focusing on the characters in the show isn’t necessarily a bad thing- mad men did this towards its end, and that lifted the show into the upper echelon of tv for me. the difference (there are many, but) between mad men and ted lasso, though, is that mad men’s premise started off with us having a deep look into all of the cast’s lives, and their inner mechanations and how it all culminates into affecting the workplace. ted lasso’s brilliance came from the fact that it was about being a team in the premier league- it was its USP, and yet the writers in season 2 gave that up to become a more mishmashed soap opera/sports drama/sitcom, doing all of them to an extent, but none of these excellently.

remember how, earlier i praised the show for being seamlessly transatlantic? you can tell that the writer’s room got distinctly americanised, coming off the success of the previous season. a team fighting its way to promotion in the championship makes for even better sports-drama fare, and yet, this wasn’t capitalised on! all we got was a couple of matches where something semi-important happens, and then, out of nowhere- oops we’re promoted back! as most football fans can tell you, being promoted out of the championship is actually Very Hard, but the writers (either through ignorance, or dismissing the notion entirely) ignored this to give us 43 minutes of a guy, off his tits, going around london. which isn’t interesting, or fun to watch!

the fact that the episode length has ballooned from typical half-hour sitcom lengths, to sometimes hour-plus affairs, doesn’t do the show any favours. season three, at the time of writing, has two episodes over an hour, and all of the episodes are more than 45 minutes long! this is not needed!!!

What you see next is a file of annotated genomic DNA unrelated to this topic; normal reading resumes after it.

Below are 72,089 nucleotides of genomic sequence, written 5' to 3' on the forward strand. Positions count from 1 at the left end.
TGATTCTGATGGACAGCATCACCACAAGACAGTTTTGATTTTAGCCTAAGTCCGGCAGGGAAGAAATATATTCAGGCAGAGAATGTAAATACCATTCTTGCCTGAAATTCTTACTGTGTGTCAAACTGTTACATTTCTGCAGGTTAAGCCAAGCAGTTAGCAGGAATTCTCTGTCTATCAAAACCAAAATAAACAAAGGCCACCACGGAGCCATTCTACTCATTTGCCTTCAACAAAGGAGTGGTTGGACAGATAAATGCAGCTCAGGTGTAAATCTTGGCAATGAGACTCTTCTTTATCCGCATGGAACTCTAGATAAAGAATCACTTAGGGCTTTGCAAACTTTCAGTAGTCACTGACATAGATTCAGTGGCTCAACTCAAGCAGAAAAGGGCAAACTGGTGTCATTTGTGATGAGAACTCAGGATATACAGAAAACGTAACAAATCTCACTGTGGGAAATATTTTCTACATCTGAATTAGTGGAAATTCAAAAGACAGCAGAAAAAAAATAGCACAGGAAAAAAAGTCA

while on the topic of season 3, the writers seem to have continued the bad trends from the last season, and dialed them up to one million. none of the main characters talk to each other anymore! remember keeley and ted, and how they were shown to be kindred spirits, and enjoy each other’s company? that doesn’t exist anymore! we see almost nothing of roy kent’s home life, instead relegated to simply being a Presence at the club. the worst offender of this is the episode, ‘sunflowers’. everyone goes off to have a billion subplots, none of them particularly interesting, and all… kind of weird? keeley and jack (before the last episode, my favourite part of the series!) were nowhere to be seen, either.

this is a controversial take, but keeley and roy breaking up, and then keeley getting together with jack was actually a Good Decision. it provided some new territory for the writers to tread, and it was actually a nice relationship to see. for some reason though, jason sudeikis and his band of merry men decided to make both keeley- in an episode where she discusses ‘love-bombing’ with rebecca: in fact, this scene was so bad, it made me switch the episode off, and not return to it until the next day- and jack, who has magically become a very annoying and ethically dicey human being in the span of a week- Bad. i was rooting for them! and now they just suck.

i’m not going to discuss the most recent episode’s cringeworthy ‘discussion’ (if you can call it that, more like a bad assembly delivered by someone with no charisma), because it has been done to death. in short, it is Not Good. i wanted to discuss something else that really irked me, and why my moaning is mainly about the writing, and not the (at times) schlocky acting.